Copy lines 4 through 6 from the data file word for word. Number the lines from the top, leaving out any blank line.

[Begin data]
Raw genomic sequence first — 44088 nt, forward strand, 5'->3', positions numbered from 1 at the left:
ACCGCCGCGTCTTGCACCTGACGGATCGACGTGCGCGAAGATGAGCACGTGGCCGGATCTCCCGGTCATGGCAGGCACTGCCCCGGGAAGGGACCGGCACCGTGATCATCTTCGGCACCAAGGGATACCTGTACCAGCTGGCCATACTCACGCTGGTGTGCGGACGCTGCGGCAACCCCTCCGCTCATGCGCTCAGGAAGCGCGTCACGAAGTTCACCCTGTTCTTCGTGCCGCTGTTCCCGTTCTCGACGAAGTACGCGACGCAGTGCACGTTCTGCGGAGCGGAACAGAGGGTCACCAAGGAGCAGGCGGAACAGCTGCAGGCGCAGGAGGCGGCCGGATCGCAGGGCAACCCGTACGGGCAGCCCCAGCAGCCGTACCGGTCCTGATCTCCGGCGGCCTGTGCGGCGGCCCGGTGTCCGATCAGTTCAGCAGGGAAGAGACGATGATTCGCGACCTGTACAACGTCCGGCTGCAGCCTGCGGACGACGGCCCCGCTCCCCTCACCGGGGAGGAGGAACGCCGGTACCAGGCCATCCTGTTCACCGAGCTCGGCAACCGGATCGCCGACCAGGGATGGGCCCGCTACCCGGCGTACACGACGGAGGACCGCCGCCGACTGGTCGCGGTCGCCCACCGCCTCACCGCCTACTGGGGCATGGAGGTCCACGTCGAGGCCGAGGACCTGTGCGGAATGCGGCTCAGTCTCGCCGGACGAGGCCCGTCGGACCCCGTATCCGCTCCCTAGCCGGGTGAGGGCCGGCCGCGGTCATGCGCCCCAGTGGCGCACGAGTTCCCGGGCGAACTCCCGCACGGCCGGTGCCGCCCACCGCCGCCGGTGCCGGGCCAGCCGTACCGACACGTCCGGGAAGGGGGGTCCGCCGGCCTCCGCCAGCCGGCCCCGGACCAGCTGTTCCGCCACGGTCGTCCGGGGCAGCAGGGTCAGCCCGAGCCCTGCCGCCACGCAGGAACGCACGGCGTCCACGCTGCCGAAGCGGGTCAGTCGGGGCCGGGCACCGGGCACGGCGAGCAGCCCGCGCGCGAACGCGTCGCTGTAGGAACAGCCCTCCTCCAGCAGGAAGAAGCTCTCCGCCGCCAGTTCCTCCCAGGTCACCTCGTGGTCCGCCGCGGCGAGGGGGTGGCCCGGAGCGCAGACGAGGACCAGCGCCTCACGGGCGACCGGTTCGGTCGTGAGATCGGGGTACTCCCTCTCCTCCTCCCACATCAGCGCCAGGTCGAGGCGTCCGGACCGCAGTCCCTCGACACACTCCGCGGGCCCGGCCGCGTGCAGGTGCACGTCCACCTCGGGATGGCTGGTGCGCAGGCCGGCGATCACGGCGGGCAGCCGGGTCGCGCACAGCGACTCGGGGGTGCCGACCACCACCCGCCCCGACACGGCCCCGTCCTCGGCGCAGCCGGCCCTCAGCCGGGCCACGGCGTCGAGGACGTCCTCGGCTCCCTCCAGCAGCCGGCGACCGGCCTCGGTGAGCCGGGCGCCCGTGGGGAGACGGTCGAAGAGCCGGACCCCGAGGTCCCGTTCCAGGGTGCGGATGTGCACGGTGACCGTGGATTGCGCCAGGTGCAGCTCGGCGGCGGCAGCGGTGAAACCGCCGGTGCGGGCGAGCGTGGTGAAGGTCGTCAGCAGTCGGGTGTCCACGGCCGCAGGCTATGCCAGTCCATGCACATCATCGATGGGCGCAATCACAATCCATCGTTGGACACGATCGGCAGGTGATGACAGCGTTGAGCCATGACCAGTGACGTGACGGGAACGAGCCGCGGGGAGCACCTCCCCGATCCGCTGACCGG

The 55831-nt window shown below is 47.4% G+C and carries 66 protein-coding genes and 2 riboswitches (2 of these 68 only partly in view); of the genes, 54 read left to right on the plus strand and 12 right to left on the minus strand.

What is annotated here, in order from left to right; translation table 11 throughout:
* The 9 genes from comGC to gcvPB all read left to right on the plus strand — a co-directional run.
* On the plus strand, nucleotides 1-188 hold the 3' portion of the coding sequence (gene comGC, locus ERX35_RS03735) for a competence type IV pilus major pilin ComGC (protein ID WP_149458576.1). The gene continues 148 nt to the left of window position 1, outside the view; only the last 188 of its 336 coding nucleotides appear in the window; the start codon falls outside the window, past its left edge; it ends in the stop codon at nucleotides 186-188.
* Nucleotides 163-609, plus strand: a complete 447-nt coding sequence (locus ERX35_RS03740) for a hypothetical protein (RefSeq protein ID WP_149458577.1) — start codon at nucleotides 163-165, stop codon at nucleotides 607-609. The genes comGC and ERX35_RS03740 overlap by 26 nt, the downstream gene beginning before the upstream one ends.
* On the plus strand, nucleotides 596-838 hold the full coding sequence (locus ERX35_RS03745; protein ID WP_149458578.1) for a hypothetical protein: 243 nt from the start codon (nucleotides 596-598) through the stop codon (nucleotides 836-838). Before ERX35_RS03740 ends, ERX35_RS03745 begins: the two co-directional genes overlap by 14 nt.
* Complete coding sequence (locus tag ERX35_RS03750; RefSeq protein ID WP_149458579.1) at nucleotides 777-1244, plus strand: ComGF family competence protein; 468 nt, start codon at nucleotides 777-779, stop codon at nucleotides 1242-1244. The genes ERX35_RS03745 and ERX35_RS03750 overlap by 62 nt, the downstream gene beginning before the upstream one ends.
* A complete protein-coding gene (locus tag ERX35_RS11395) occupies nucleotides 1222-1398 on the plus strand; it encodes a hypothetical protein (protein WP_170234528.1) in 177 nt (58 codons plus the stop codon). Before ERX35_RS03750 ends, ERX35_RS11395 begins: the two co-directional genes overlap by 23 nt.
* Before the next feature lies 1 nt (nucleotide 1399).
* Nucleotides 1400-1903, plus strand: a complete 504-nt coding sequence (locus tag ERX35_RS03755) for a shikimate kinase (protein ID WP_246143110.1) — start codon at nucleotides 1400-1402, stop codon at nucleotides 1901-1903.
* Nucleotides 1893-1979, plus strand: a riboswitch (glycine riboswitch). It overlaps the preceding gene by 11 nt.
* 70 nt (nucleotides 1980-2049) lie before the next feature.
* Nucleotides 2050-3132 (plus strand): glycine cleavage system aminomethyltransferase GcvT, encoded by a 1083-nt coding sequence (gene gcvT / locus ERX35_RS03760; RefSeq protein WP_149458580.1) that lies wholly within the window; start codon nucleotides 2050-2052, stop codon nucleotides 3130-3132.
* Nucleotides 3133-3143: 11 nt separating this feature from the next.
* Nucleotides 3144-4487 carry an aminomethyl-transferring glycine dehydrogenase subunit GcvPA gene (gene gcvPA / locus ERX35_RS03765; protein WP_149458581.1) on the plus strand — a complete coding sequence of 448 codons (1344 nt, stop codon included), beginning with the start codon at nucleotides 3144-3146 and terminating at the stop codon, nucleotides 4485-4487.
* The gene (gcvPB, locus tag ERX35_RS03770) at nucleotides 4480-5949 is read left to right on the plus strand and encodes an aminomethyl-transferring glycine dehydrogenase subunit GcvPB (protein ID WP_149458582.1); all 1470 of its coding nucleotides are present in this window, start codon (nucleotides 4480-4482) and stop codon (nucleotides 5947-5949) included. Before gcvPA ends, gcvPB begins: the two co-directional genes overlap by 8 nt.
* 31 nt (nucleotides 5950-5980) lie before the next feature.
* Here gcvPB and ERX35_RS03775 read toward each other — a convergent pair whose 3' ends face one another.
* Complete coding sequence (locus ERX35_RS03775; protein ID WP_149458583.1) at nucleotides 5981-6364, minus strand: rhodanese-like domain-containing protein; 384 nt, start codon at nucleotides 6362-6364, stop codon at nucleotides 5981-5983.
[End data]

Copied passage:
What is annotated here, in order from left to right; translation table 11 throughout:
* The 9 genes from comGC to gcvPB all read left to right on the plus strand — a co-directional run.
* On the plus strand, nucleotides 1-188 hold the 3' portion of the coding sequence (gene comGC, locus ERX35_RS03735) for a competence type IV pilus major pilin ComGC (protein ID WP_149458576.1). The gene continues 148 nt to the left of window position 1, outside the view; only the last 188 of its 336 coding nucleotides appear in the window; the start codon falls outside the window, past its left edge; it ends in the stop codon at nucleotides 186-188.